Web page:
Caixin New World‘s correspondent understands that the CDB has provided 1.5 million dollars of purchase credit for the Ethiopia project, which was provided as 3 phases of the project came into effect. ZTE, Ethio Telecom, and the CBD have signed a long-term payment agreement which covers a period as long as 13 years, and is considered a mid-to-long-term loan, of which the first 3 years are interest-free. Vendor credit is provided by the export bank to the exporter (i.e. the supplier, in this case ZTE), and then the exporting and importing businesses (in this case Ethio Telecom) signing a separate repayment contract.
Ethio Telecom and ZTE signed an exclusive supply agreement on the 8th of November 2006. The complete project was the provision of a package solution to Ethio Telecom by ZTE, to be implemented in 3 periods. Implementing this project was like developing a wilderness. The first period was divided into 2 phases, the first of which lasted until April 2007, and the second of which ended on September 2007. The latter date was also the first day of the 20th century in Ethiopia (the 1st of January 2000 according to the Ethiopian calendar). The primary aim of this project was to rapidly expand the capacity of the capital and 13 surrounding cities, which included laying 2259 kilometers of fiber-optic cable to cover 13 large cities, a project which became known as Ethiopia’s “Millennium Plan.”
Aside from this, ZTE and Ethio Telecom also have an “engineering implementation agreement”, which is based on the provision of the aforementioned facilities, including installation, construction, fiber-optic cable engineering, and other projects. Valued at 500 million dollars, this part of the contract was signed in 2007.
The second phase would have needed at least a year and a half to two years under normal conditions, but in order to complete it before the millennium as required, ZTE needed just 5 months to go from signing the agreement to handing over the goods. Balcha Reba, the head of the Communications Division at the Ministry of Transport and Communications says “The speed and efficiency of ZTE’s construction was amazing.”
When being interviewed by Caixin New World‘s correspondent, the CEO of ZTE Ethiopia, Zhang Tingmeng, revealed that Ethiopia’s lacked a unified plan for telecommunications development before 2006, and that every major producer and vendor in the world was active in the country, depending on relationships with the government to get orders. “Whoever had the best relationship would get orders, you’d get them today, someone else tomorrow, and they’d change all the time, which resulted in uncertain quality and slow development.”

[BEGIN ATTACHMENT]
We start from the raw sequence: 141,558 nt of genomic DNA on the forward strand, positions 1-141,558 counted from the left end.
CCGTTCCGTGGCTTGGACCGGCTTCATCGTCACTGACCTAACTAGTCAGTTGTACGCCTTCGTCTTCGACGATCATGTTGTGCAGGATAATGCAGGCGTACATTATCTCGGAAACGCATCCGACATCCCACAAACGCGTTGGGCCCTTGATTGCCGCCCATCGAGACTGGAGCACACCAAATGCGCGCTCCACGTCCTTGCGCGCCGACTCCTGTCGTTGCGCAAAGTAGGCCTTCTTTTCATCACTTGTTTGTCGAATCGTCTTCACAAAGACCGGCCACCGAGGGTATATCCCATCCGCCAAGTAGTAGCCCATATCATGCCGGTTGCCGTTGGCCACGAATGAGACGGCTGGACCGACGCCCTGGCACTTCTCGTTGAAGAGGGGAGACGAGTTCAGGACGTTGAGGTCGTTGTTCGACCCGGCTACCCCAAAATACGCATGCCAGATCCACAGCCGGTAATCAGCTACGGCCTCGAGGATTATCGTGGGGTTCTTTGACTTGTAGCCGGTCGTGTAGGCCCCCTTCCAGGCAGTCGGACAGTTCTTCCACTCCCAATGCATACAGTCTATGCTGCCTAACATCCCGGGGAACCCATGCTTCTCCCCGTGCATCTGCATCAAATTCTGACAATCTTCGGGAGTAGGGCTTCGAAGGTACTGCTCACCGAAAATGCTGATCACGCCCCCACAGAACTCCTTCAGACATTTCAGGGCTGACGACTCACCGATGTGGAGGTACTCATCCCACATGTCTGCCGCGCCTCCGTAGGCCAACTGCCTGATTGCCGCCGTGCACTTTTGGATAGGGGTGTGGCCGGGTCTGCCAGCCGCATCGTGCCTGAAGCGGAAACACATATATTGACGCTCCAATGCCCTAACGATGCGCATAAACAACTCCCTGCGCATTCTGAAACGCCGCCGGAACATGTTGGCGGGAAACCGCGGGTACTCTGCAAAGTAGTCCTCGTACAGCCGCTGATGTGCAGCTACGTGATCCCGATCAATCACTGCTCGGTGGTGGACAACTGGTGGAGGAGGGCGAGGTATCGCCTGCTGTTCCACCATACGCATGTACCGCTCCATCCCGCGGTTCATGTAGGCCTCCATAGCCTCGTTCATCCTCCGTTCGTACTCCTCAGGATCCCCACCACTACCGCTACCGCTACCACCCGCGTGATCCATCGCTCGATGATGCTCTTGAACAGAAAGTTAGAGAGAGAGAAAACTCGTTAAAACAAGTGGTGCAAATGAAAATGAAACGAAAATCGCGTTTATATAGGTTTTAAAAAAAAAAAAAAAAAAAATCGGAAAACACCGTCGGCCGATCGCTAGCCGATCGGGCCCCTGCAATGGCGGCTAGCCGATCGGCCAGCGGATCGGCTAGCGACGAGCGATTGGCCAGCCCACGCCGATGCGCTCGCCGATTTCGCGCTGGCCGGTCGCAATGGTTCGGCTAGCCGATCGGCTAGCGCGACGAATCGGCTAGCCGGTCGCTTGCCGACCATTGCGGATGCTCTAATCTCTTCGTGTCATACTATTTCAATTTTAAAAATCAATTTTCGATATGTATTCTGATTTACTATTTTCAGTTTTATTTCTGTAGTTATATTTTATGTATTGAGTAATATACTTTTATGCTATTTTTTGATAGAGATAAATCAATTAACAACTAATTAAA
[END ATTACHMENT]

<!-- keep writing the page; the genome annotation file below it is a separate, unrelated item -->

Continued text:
Everything started from scratch. “Operators usually already had plans, so as the supplier, ZTE just had to proceed according to their plans and it would be fine, but there was no plan in Ethiopia, so we had to start from scratch.” says Zhang Jinbao, head inspector of the ZTE Ethiopia Technology Center, who was responsible for the whole project.
Controversy regarding the “hand of finance”
ZTE’s reliance on credit from the CDB to win the Ethiopian engineering contract, is a classic example of the financial model with which Chinese telecoms suppliers have invaded the African market. The model itself is nothing new to other enterprises or countries; what’s surprising is the speed at which the scale of this model has grown in the last few years.
In 2009, Zhao Jianping, a member of the CDB’s Communist Party Committee and the CEO of the Sino-African Fund, emphasized CDB’s “key support” for Huawei and ZTE’s projects in Africa when summarizing the CBD’s work in Africa at the bank’s 2009 General Assembly. The CDB and Huawei signed the agreement for the first phase of authorized credit, which reached as much as 10 billion dollars, in November 2004. At the time, Huawei, which had just emerged from the IT bubble, was pursuing a strategy of realignment, and viewed the African market as a beachhead in rapidly developing its overseas business. In 2005, Huawei’s overseas investment surpassed domestic investment for the first time.
Aided by such strong financial support, Huawei and ZTE rapidly expanded to most countries in Africa. The CDB provided 50 million Yuan in preferential credit to the Tunisia National Telecommunications Company on the 20th of January 2006, to be used for investing in a smart cellphone network; it was Huawei who took on this project. The CDB’s credit was also the primary reason Tunisie Telecom chose Huawei; the credit was chiefly used to purchase Huawei’s equipment and engineering services.